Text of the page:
KABUL — Hundreds of foreign militants are fleeing a months-long Pakistani military offensive and seeking sanctuary in Afghanistan, bolstering the ranks of Taliban factions and triggering one of the bloodiest starts to the spring fighting season in years, according to Afghan officials and analysts.
The growing influence of the foreign fighters, officials said, was evident over the weekend in the northeastern province of Badakhshan, where a few hundred Taliban fighters overran Afghan army posts, killing 18 soldiers and wounding 10. Eight of the soldiers were beheaded — a first by the Taliban in this region — before the insurgents vanished into the mountains with seized weapons.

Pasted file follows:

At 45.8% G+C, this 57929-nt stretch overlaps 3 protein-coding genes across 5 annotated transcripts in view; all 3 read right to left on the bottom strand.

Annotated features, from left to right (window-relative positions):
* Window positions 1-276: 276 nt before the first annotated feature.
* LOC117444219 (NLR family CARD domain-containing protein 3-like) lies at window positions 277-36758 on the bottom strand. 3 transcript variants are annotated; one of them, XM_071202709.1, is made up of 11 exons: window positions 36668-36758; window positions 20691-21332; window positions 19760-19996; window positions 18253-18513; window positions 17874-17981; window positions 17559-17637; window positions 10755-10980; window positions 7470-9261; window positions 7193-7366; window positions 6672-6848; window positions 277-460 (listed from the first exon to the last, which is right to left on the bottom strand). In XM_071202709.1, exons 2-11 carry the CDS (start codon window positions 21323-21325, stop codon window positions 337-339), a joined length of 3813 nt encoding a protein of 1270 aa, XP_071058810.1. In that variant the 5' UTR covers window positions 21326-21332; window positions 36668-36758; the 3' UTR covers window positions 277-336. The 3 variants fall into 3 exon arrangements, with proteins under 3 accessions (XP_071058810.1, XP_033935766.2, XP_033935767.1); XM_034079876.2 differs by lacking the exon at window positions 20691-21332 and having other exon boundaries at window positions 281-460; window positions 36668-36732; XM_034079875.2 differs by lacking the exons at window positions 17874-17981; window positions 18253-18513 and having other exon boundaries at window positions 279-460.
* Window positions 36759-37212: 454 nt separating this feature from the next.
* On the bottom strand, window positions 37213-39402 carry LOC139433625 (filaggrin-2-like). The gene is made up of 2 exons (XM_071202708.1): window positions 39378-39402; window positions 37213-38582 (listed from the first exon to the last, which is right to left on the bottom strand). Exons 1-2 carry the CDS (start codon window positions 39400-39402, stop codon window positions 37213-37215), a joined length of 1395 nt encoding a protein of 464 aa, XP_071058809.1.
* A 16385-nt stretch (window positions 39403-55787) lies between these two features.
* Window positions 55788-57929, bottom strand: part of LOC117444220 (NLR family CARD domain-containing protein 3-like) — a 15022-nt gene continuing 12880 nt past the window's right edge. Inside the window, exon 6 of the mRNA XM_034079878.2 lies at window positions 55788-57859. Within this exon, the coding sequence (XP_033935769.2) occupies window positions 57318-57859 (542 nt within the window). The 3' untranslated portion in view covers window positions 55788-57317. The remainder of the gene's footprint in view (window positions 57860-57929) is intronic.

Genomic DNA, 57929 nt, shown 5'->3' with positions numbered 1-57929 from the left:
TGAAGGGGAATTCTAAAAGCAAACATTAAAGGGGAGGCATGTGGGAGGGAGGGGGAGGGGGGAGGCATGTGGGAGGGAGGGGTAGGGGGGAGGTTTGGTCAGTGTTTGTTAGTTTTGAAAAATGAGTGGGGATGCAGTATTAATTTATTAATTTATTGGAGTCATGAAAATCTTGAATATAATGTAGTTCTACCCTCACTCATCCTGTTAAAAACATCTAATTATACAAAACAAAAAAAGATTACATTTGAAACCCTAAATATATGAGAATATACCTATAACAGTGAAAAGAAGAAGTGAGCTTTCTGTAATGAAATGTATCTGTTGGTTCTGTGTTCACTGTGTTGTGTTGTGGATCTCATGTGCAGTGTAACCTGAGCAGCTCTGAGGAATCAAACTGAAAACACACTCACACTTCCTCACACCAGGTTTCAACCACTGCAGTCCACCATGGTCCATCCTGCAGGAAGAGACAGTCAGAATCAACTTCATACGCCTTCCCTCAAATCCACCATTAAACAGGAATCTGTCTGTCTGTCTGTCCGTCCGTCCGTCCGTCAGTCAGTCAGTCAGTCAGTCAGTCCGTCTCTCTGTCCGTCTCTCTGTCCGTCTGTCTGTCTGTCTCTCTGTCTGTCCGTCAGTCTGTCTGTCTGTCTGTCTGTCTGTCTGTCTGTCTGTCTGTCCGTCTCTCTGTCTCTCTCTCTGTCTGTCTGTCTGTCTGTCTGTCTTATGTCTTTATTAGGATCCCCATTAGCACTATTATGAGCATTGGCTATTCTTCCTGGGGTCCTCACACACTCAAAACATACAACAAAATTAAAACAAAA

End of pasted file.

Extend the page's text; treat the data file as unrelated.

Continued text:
“The foreign Taliban fighters beheaded the soldiers, not the local Taliban,” said Ahmad Nawid Froutan, a spokesman for the provincial governor. “In the past, the local Taliban have never committed such brutality.”
The fresh wave of foreigners, with probable ties to al-Qaeda and the ultra-violent Pakistani branch of the Taliban, has added a potential new dimension to the Afghan conflict, threatening more instability in the first year after the United States officially declared its longest war over. With most American and international forces gone, the foreign fighters will further test the already beleaguered Afghan security forces as they battle to fill the military gap.